Responses to the Coup d'etat in Honduras on Sunday June 28, with special emphasis on producing English-language versions of commentaries by Honduran scholars and editorial writers and addressing the confusion encouraged by lack of basic knowledge about Honduras.
Wednesday, January 27, 2010
Certainly, it is this inauguration that has led to the end of the direct domination of Honduran governance by Roberto Micheletti.
We have already noted that any expectation that this transition will reconcile polarized parties in Honduras, will end the quest by a variety of interested groups for constitutional reform, or erase from historical memory the events of the past months, is unrealistic.
But we agree that it is no longer the same situation, and thus, Honduras Coup 2009 has reached an end. But one that also marks a new beginning for us.
Like boz and Greg Weeks at Two Weeks Notice, we think that Honduras is entering a critical period when it would be well if the world continued to pay attention. And like the author of IKN, we are half-expecting the world to turn its collective back and ignore Honduras once more.
And that means that our mission remains: to address "the confusion encouraged by lack of basic knowledge about Honduras" and to continue to call attention to the writing of Honduran writers and scholars who are best positioned to place the struggle to come into broader context.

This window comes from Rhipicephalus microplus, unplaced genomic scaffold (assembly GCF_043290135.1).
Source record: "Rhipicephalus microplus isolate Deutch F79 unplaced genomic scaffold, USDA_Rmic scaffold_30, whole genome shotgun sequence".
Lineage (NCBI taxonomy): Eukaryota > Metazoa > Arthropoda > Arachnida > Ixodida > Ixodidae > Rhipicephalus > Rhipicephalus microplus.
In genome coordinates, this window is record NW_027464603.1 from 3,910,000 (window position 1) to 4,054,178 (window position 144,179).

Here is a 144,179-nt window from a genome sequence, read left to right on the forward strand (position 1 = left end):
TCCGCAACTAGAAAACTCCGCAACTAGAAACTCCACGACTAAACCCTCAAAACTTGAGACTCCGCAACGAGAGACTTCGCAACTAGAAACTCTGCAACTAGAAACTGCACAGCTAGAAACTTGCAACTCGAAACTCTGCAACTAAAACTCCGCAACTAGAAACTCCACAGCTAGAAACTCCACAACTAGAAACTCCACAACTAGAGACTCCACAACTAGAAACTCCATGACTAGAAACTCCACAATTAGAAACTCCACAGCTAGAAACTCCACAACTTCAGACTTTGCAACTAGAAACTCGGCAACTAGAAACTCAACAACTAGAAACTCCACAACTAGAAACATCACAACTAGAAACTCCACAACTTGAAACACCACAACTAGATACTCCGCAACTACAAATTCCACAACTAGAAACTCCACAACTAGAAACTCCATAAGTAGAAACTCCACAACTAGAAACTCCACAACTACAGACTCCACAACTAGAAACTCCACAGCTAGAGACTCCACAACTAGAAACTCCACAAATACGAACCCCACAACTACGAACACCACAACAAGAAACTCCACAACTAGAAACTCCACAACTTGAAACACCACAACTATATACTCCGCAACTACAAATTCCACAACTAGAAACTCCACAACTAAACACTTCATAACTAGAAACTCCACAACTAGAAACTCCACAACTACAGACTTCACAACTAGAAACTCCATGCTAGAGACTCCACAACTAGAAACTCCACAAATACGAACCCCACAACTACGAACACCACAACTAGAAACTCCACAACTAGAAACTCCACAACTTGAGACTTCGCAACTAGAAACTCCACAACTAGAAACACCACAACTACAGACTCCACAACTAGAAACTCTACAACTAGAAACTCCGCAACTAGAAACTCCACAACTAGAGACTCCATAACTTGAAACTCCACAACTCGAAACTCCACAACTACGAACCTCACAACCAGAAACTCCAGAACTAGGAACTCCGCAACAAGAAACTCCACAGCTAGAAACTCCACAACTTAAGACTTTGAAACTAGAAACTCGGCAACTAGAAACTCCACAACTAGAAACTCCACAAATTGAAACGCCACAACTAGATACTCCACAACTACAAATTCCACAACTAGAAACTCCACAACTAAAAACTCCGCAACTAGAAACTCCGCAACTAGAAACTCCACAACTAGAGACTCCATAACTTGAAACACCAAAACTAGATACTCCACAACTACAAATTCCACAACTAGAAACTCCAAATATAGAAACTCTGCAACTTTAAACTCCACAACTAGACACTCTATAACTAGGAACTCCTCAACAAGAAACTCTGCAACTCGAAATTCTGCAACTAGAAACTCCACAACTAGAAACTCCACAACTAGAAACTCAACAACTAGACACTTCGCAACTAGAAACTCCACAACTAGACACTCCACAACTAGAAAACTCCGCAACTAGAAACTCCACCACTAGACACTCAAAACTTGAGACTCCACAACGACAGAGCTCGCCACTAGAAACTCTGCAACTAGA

So we invite you to join us at our new blog, Honduras Culture and Politics. There we intend to continue to foreground the intersection of culture in all its forms with events that involve differentials of power.
We know that many readers of this blog will want to be kept up to date on what happens to the major players who dominated the last seven months, and we will cover developments there. We intend to keep track of stories we have been following-- the devastation of the economy, the distortion of the legal system, the recognition or lack thereof of human rights violations, and the politicization of cultural policy.
But we also hope that people who originally began paying attention to Honduras this last year solely due to a breakdown in constitutional order may have gained an interest in the country that will make it worth a few moments a day to see what we find interesting and worth presenting to you with context, analysis, and yes, opinion.
And if not: thank you for being part of this project. We will continue to support our friends and colleagues in Honduras in every way possible. We will continue to prize the new colleagues we have come to know throughout the world who are dedicated to progressive agendas and not disheartened by the struggle. This has been a transformative year for us and for many of our close colleagues and friends, and we appreciate those readers who were not willing to settle for the simplifications and misrepresentations of mainstream media.